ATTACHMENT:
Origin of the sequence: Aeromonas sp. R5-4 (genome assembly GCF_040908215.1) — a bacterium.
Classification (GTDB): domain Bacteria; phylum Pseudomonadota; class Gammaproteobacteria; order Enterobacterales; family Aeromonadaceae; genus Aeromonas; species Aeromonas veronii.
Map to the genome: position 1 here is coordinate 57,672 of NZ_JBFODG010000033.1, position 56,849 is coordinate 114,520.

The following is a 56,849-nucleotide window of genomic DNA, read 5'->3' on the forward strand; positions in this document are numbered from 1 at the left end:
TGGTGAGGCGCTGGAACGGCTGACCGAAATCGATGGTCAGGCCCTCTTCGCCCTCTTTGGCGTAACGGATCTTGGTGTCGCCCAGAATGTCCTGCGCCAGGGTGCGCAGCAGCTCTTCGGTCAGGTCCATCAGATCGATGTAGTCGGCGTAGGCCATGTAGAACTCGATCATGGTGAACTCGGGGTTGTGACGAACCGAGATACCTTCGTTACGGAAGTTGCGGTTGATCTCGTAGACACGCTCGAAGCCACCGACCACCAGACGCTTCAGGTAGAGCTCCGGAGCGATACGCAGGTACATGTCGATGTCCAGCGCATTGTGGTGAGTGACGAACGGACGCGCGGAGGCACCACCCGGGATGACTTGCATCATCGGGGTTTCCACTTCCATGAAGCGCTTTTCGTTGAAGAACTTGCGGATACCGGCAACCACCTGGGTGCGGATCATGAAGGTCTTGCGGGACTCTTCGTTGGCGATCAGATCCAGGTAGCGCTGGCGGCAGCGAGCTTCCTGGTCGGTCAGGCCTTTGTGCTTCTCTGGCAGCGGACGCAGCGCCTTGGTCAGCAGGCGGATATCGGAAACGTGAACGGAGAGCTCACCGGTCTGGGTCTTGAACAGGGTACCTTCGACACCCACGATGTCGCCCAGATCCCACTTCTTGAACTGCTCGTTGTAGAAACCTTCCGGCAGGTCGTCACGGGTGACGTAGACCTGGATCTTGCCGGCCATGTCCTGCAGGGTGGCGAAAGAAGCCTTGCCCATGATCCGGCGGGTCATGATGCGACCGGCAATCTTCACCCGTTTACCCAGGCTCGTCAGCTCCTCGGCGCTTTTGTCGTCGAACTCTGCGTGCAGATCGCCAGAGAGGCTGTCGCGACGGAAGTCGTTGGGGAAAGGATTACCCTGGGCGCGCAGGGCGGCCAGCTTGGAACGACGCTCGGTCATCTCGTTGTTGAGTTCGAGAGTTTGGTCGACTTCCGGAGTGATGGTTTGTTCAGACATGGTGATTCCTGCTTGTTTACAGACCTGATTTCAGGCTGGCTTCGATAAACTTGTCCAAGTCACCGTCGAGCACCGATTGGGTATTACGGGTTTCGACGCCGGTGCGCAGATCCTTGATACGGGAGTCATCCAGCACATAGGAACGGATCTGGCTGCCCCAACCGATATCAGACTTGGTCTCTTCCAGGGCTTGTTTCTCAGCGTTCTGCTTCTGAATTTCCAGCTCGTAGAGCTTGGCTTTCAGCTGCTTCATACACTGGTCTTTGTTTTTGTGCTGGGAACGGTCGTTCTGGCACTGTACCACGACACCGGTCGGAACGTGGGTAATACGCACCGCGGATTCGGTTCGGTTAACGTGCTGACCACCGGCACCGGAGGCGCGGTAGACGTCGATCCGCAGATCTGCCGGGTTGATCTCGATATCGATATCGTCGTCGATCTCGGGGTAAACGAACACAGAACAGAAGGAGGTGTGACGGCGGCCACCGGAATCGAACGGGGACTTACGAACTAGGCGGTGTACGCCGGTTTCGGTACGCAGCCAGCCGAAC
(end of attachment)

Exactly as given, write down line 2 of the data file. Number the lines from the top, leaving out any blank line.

Classification (GTDB): domain Bacteria; phylum Pseudomonadota; class Gammaproteobacteria; order Enterobacterales; family Aeromonadaceae; genus Aeromonas; species Aeromonas veronii.